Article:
"The period when WSEX turned and became a scam operation is a sad chapter in the brief but volatile history of offshore sports books. I believe Cohen was railroaded by the goverment. He was utterly misguided and never had a chance of getting a not guilty result.
"When the WSEX saga started, Ware was pretty young. Something must have happened to cause him to participate in the miserable developments that hurt the books' customers and tarnished its name. I think that if a shop that started out as well as WSEX could descend into what it became at the end, that should be a cautionary tale for bettors."
Finally, another person who knows Ware personally is Gambling 911 owner, founder and publisher Chris "Sting" Costigan, who has covered the "Internet 21" case since the beginning.
“I’m not surprised at all by this,” said Costigan, of Ware receiving only probation. “A few years back, I was made aware that one of the 'Internet 21' defendants tied to Galaxy Sports and living as a fugitive offshore returned home to finally face charges. He was allowed to return to the U.S., got a slap on the wrist and had virtually zero travel restrictions placed upon him. This individual is reportedly back in Panama.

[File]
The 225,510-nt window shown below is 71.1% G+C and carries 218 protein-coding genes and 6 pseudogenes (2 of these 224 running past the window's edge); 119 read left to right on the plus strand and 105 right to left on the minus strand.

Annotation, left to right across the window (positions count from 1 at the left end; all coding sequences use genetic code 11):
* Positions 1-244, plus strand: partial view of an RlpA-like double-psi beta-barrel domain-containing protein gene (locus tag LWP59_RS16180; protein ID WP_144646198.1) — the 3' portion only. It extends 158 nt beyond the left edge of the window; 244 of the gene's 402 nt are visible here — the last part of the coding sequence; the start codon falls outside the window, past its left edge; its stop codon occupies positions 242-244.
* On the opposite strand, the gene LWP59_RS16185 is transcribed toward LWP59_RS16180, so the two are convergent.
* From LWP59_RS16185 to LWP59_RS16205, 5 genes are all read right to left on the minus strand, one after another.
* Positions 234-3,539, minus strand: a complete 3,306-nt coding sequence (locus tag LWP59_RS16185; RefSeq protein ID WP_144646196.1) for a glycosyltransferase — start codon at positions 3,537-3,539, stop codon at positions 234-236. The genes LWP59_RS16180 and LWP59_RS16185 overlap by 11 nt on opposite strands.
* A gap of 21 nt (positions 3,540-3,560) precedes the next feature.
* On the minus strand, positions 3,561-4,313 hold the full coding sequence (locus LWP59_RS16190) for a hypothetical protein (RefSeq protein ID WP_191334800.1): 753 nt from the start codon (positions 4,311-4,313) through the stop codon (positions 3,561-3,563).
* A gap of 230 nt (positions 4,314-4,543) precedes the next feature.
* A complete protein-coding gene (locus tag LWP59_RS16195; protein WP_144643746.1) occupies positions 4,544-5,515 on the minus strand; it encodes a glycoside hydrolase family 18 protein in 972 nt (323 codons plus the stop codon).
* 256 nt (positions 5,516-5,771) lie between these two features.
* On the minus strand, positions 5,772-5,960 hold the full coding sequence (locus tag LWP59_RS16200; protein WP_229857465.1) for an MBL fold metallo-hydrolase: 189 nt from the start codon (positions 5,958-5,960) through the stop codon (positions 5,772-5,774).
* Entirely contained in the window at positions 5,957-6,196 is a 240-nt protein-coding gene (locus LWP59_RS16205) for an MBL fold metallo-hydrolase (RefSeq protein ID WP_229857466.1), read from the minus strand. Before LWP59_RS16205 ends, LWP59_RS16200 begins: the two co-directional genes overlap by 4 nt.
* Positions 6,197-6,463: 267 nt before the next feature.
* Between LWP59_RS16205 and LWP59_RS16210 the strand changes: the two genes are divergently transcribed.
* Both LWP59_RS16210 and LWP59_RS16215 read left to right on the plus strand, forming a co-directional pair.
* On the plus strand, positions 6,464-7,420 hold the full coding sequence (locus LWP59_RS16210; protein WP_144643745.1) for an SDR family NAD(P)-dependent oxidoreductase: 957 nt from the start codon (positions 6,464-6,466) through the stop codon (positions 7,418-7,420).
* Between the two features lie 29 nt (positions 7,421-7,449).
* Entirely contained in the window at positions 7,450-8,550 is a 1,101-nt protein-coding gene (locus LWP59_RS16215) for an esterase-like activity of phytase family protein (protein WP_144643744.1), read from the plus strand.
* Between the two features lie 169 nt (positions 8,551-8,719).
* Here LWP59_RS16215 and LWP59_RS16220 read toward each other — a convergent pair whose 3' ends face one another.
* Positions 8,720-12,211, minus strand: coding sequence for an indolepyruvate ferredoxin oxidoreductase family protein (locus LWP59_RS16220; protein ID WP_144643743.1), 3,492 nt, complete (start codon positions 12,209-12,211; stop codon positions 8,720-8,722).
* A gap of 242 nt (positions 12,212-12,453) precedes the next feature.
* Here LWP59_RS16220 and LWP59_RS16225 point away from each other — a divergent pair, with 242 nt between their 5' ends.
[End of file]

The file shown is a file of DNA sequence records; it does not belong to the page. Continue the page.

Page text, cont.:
“By this measure, Ware’s six-month probation could be considered somewhat stiff," Costigan added. "As for the long lasting legacy of World Sports Exchange, few of today’s sports bettors are aware of their past existence. They were the recipients of early free advertising with an extensive write-up in Sports Illustrated that some say probably led to the 1998 charges. They were prominently featured on ’60 Minutes’. They were once the gold standard in online sports betting but their luster dissolved over the past 10 years. But t’s a happy ending for Ware."
By Tom Somach
Gambling 911 Staff Writer